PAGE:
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That's true, says Neil Carlson, an industrial hygienist at the University of Minnesota's Department of Environmental Health and Safety. But, he adds, if the conditions are right, people living near a composting facility can still be exposed to the fungus. "If the wind is traveling in the right direction and the piles are big enough, you're going to get a pretty good dose." While most people won't have any discernible reactions to aspergillus, Carlson says, for others exposure can be life-threatening.
Armed with their stacks of research, the families returned to their doctors for allergy tests. All of them reacted strongly to aspergillus. (More tests are underway to determine their level of exposure to the fungus.) But the results only resolved part of the mystery. "It helped explain the respiratory problems," says Ralph Sletten. "We still didn't know what was causing the lesions."
In 1994, 10 years after the Maplewood site opened, Ramsey County finally conducted a test for contaminants. According to an affidavit by Terry Noonan, a hydrologist in the county's water resources department, the move had nothing to do with the neighbors' complaints: It simply came in preparation for "modifications" the county wanted to make to the site. The study was "voluntarily undertaken," Noonan emphasized, and no law or policy required the county to conduct such tests. (Noonan declined to comment for this article; his boss, Hansen, would not discuss the test or other specifics relating to the lawsuit.)
Noonan's test consisted of two water samples, one of leachate that had percolated through the compost heap and one from the ditch adjacent to the site along Beam Avenue. The samples were shipped to the state Department of Public Health for analysis, and the results were sent back to Noonan. According to a report drafted by Noonan in February 1995, the leachate concentrations of aluminum, copper, lead, and zinc exceeded the U.S. Environmental Protection Agency's standards for surface waters--the level at which the EPA considers water to be contaminated.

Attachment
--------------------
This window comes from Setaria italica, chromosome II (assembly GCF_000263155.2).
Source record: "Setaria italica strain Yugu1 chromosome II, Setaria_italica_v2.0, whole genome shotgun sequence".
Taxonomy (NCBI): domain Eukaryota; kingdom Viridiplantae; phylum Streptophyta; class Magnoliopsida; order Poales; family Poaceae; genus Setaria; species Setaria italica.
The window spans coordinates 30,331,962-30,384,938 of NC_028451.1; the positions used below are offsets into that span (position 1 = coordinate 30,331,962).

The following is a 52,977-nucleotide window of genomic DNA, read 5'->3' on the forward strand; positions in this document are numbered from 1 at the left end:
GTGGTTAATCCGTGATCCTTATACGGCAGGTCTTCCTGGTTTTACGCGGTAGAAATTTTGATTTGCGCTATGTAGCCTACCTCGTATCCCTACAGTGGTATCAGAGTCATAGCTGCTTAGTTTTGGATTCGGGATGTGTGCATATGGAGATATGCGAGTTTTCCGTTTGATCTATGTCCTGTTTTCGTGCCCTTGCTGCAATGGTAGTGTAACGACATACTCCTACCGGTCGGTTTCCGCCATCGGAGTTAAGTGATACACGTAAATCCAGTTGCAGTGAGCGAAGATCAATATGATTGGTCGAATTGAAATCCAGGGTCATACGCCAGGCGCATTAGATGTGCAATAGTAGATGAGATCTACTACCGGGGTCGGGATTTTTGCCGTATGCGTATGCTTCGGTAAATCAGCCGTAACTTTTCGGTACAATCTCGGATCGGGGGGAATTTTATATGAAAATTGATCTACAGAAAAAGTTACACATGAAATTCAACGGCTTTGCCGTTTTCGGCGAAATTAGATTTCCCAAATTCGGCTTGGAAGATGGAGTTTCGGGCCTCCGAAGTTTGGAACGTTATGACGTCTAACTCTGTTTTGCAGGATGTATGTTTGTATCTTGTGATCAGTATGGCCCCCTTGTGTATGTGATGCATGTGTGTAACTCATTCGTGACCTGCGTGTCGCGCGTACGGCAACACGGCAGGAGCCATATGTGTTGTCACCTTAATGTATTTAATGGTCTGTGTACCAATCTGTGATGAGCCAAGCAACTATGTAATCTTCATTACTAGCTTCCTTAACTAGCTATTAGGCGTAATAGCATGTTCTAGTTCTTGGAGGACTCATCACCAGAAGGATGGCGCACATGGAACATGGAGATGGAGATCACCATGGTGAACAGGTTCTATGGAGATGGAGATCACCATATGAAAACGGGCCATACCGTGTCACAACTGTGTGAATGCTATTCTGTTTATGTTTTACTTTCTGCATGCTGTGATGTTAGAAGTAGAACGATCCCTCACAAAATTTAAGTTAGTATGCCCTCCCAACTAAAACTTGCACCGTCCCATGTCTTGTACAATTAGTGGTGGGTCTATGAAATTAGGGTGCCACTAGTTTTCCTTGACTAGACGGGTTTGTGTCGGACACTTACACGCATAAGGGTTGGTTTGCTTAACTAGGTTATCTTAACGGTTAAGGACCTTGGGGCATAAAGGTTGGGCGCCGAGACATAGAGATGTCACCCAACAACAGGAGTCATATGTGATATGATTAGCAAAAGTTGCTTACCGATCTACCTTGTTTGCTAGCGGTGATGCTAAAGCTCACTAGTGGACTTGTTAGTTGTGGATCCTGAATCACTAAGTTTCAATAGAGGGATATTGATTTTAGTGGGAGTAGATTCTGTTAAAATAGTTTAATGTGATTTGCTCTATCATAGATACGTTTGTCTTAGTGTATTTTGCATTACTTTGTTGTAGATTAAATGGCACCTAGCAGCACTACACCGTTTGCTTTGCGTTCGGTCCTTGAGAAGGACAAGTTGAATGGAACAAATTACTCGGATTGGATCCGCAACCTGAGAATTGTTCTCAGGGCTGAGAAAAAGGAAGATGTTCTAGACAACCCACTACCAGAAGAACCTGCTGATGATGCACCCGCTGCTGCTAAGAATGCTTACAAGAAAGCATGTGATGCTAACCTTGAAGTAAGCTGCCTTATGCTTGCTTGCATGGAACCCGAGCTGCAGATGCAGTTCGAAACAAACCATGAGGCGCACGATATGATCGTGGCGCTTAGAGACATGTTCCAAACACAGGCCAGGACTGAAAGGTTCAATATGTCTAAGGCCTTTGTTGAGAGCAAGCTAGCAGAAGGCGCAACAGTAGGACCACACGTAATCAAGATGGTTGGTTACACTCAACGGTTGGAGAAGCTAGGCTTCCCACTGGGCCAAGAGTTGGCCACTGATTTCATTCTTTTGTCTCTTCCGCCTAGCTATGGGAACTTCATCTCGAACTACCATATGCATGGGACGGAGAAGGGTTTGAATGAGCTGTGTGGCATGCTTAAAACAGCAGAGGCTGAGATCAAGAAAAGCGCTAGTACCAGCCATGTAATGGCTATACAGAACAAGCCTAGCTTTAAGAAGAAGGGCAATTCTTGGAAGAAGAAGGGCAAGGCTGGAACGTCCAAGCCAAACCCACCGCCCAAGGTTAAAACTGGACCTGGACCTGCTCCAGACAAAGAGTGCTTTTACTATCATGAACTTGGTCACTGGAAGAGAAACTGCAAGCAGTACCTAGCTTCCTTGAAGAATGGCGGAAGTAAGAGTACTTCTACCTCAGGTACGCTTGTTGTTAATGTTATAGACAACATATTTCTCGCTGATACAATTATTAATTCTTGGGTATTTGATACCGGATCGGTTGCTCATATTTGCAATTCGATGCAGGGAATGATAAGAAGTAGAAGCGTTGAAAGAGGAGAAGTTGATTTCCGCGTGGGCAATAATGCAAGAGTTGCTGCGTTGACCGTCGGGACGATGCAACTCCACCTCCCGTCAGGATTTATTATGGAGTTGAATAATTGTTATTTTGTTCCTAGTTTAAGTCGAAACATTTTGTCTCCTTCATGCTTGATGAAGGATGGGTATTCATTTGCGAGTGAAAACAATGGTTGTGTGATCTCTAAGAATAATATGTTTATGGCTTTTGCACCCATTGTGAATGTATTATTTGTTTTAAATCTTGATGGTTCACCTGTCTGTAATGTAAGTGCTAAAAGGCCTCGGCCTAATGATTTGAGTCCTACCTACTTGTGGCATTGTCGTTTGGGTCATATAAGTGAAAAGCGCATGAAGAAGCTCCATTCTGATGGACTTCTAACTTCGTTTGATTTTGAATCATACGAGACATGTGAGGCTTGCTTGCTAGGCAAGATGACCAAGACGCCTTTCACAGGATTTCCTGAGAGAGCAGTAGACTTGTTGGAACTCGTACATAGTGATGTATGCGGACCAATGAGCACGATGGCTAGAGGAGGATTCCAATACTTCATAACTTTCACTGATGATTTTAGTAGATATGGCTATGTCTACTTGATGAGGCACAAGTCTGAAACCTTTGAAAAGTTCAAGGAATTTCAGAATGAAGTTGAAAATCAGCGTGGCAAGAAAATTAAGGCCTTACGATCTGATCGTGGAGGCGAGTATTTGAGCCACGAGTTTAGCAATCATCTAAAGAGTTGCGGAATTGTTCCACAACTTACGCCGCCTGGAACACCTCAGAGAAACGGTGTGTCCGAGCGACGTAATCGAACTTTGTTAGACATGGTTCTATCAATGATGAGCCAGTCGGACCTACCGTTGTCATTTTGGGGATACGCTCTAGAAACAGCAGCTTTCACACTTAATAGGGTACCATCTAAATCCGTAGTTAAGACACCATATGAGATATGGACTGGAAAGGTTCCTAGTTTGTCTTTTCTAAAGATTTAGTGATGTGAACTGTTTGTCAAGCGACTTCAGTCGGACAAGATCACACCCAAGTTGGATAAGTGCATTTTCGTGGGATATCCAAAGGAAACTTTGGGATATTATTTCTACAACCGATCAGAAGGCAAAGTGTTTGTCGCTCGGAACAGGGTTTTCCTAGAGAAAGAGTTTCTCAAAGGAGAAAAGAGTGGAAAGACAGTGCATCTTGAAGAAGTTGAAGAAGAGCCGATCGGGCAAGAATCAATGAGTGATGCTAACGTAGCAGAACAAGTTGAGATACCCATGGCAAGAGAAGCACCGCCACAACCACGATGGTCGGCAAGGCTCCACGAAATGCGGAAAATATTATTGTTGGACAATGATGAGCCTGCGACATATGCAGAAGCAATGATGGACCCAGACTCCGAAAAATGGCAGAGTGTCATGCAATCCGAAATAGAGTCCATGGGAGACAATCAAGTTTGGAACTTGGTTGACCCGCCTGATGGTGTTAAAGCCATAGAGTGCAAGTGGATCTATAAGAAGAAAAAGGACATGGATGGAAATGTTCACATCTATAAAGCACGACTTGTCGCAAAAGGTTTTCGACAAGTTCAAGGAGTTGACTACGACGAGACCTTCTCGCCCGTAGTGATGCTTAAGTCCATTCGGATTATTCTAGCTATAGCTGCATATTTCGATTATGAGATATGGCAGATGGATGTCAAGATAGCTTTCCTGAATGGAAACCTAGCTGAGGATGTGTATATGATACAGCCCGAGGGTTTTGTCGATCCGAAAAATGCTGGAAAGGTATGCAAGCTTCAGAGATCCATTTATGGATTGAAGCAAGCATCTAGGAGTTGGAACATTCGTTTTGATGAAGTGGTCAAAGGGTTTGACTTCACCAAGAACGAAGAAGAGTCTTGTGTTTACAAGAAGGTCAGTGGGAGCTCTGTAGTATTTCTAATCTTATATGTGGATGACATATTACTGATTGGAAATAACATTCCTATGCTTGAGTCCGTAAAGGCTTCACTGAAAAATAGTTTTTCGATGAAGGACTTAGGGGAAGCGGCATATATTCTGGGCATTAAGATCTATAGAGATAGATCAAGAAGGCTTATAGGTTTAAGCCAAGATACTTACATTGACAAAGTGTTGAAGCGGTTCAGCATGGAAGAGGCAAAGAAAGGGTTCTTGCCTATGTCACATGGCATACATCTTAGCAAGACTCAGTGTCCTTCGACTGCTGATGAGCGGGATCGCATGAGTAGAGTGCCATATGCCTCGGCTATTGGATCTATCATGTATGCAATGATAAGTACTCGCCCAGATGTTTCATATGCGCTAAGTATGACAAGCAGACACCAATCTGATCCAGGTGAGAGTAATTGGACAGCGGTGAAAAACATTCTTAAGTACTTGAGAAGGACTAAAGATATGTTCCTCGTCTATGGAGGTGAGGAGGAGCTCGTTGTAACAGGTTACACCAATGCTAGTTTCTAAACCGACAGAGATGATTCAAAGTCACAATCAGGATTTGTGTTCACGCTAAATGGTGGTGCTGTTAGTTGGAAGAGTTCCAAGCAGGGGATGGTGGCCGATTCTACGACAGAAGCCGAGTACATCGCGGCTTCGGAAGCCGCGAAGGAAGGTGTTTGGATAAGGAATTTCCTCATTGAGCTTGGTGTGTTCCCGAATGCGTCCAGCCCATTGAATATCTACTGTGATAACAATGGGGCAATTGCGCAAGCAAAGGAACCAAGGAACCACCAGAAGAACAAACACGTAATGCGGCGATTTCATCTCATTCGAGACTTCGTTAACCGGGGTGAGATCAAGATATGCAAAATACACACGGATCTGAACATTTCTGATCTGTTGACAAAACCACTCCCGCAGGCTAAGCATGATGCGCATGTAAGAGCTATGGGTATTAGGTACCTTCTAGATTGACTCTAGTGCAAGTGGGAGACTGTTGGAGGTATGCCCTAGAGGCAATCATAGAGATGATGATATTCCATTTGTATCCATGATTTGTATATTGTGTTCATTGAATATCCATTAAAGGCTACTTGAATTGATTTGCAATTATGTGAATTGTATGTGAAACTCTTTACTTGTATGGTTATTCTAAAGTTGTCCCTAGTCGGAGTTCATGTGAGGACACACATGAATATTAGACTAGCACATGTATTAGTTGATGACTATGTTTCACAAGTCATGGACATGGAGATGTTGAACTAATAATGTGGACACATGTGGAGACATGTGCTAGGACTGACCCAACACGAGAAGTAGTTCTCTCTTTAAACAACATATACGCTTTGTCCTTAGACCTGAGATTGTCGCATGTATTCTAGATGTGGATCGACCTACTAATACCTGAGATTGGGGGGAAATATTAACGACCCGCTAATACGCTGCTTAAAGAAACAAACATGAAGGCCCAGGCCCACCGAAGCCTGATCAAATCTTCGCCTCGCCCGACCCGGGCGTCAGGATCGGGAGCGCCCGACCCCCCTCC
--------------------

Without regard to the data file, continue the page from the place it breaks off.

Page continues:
In addition to the heavy metals, the test found small amounts of a number of regulated chemicals, including the herbicide Agent Orange and silvex, a compound so toxic it was banned under an emergency order by the EPA in 1979. Both Agent Orange and silvex have been linked to birth defects, lesions, respiratory problems, and cancer.
Despite those results, Noonan and Hansen concluded no further action was necessary. In his affidavit, Noonan explained that the EPA regulations cited in his report were not applicable to compost leachate, and that the herbicide concentrations were too low to qualify as "hazardous." In short, explains assistant county attorney McLaughlin, "the analysis found there was absolutely nothing wrong with the water."
Pollution-control officials, however, aren't so sure. Roger Mackedanz, acting supervisor of the Incident Response Unit at the Minnesota Department of Agriculture, says his unit was not aware of the 1994 test until City Pages presented it to him. "Our department would definitely like to take a look at this site," he says. Agent Orange, Mackedanz notes, is widely used in lawn herbicides. "But the silvex, I don't know where that's coming from."
Dan White, a pollution-control specialist at the MPCA, also says the test results are new to him. It's difficult to comment on them, he says, because it's not clear that the sample was collected properly. "Ramsey County basically dug a small hole below the compost site, which sits on a hill and is lined with treated lumber," says White. "And treated lumber is full of arsenic, chromium, and copper."
Still, he adds, "if there's concern of contamination, which there is in this case, they should go back and run more tests." Unless subsequent tests come up with something more conclusive, he says it's unlikely the MPCA will take action. Roberta Wirth of the yard-waste unit concurs, saying she saw the test results back in '95 and considered the contamination "borderline."
Vincent Garry, a professor of laboratory medicine and pathology at the University of Minnesota, also recommends further testing. Garry, who has conducted extensive research about the effects of pesticides and herbicides on humans, says the amounts of toxins at the Maplewood site are too small to poison people living nearby. But government agencies, he says, "would be remiss if they didn't investigate" what's going on.
So far, however, no such investigation has taken place. Nor, says Ralph Sletten, did the agencies involved ever inform his family of the test results. He says he didn't find out about them until five months after the study was conducted, when Noonan's report was made available to the Maplewood City Council. And even then, he says, "no one understood the damn thing."
By this time, the Slettens and Behrenses had become a familiar sight around Maplewood City Hall. They would show up at every City Council meeting, passing out copies of documents, discussing their ailments, and asking the Council to investigate--all, says Beth, to no avail. "They treated us like we were nuts," she says.
Not so, rebuts Council member Sherry Allensbach. She says the Council has been "very concerned" about potential health risks from the compost site, and has tried to respond to the families' requests. "We passed on every document the Slettens gave us to Ramsey County," she contends. Allensbach and fellow City Council member Marv Koppen refused to elaborate further on the Council's position, citing the current litigation.
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